Perez may be a little bit tougher to pry from LA's finger as the still shiny new ownership pushes for a winner in tinsel town. Or, they may want to shed the salary and put it to use elsewhere as their prospects push through the system.

Vazquez is scheduled to make $12 million for the next two seasons, a hefty price for an underachieving starter, but the D'backs received cash from the Yankees to aid in the payment of Vazquez when he came over in the Randy Johnson deal.

If Arizona is willing to either send a good portion of the $5-9 million they received from George Steinberenner, the Mariners might be a willing trade partner. Another possibility is Joel Pineiro being included in the deal. His $6.3 million off the books would make Vazquez's contract equal out to be a shade under $9 million per season through 2007.

Vazquez was 11-15 in his first year in the desert, sporting a 4.42 ERA in 215.2 innings pitched. The league batted .266 off the former Expos star.

His numbers don't impress on the surface, but a closer look might change the mind. Vazquez posted a 192-46 K/BB ratio, a solid 1.25 WHIP and just over eight strikeouts per nine innings.

Vazquez, for the right price via trade, might be a sound option for Seattle. His mediocre season in the Bronx (4.91 ERA) can easily be stacked up as an aberration. The 6-foot-2, 220-pound Vazquez is just two seasons removed from a 230-inning, 241-strikeout season in Montreal.

While the U.S. doesn't offer much in the free agent market, Japan might have a gem that Seattle can drag in from the Seibu Lions. Daisuke Matsuzaka is expected to be posted this winter, and he could draw interest from the M's if they deem the price to be reasonable enough to allow for more additions this winter.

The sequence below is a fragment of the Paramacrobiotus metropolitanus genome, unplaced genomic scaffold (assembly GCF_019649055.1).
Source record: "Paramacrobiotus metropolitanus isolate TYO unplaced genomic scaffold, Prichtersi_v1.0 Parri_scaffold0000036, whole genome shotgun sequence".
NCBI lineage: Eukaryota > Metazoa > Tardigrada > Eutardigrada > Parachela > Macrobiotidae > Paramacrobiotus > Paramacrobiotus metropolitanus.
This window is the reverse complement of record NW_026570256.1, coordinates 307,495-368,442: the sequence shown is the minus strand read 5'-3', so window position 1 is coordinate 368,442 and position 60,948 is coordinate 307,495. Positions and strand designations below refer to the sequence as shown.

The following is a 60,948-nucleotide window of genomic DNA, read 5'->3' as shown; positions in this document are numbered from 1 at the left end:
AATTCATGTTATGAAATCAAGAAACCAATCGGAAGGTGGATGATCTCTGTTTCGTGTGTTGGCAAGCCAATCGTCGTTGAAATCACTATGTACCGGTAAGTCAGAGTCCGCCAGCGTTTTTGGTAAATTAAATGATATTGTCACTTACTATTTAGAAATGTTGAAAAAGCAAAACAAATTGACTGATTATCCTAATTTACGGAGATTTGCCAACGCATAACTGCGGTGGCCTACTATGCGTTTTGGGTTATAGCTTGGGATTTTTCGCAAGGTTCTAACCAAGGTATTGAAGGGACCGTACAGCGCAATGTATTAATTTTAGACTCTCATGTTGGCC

If Matsuzaka comes at a price much higher than $7 million per season, regardless of the posting fee, Bavasi would likely have to get special permission from ownership to go above and beyond the payroll limitations to ink the 25-year-old right-hander.

Equipped with a low-90s heater and a slider he calls the "gyroball", Matsuzaka has No. 3 starter type stuff. Many questions remain unanswered of Japan's best pitcher, most concerning the talent translation between Japan and the U.S., and the workload of young Daisuke, known to reach 170 pitches or more in several outings in his career.

As an M's fan, if you wake up Christmas morning and A.J. Burnett and Kevin Millwood are cashing their first checks from a team outside the city of Seattle, it's not the end of the world. There aren't many frontline starters on the market, and the Mariners aren't the only club in need of help on the mound.

The organization is at a cross roads and this winter is just as important as last, if not more. The front office, from GM Bill Bavasi on through CEO Howard Lincoln, is probably more desperate for the right players than they were a year ago.

You might see something happen that has never happened before in Marinerland. The M's may actually get creative, toss a three-way deal down the throats of the Mojo Maniacs, or spend a little bit more money than anyone thought was even possible.

Nah, forget it. Go foot the bill for Burnett or Millwood, add Matsuzaka or Washburn, retain Moyer, dump Pineiro, sign Jacque Jones or deal for Junior and… well, in other words, pretend you're the recipient of the third most baseball generated revenue totals in the game since 1999.

Oh, wait, they actually are the third richest franchise in that category. Sometimes, late at night or during the wee hours of the morning, it's so easy to forget that Safeco Field isn't just a simple doe crossing a crick in the forest. She's a blue-ribbon cash cow, and has been since day one.

Hmmm. The M's have options. Money isn't much of an obstacle, and the trade market bares fruit. The only question is, can the M's reach the ripest of the bunch?

The intelligent, creative wanna-be GM says, "they can get it done… if they have the gut."

The diehard Mojo Maniac thinks to himself, "at least they have the guts – they did last winter."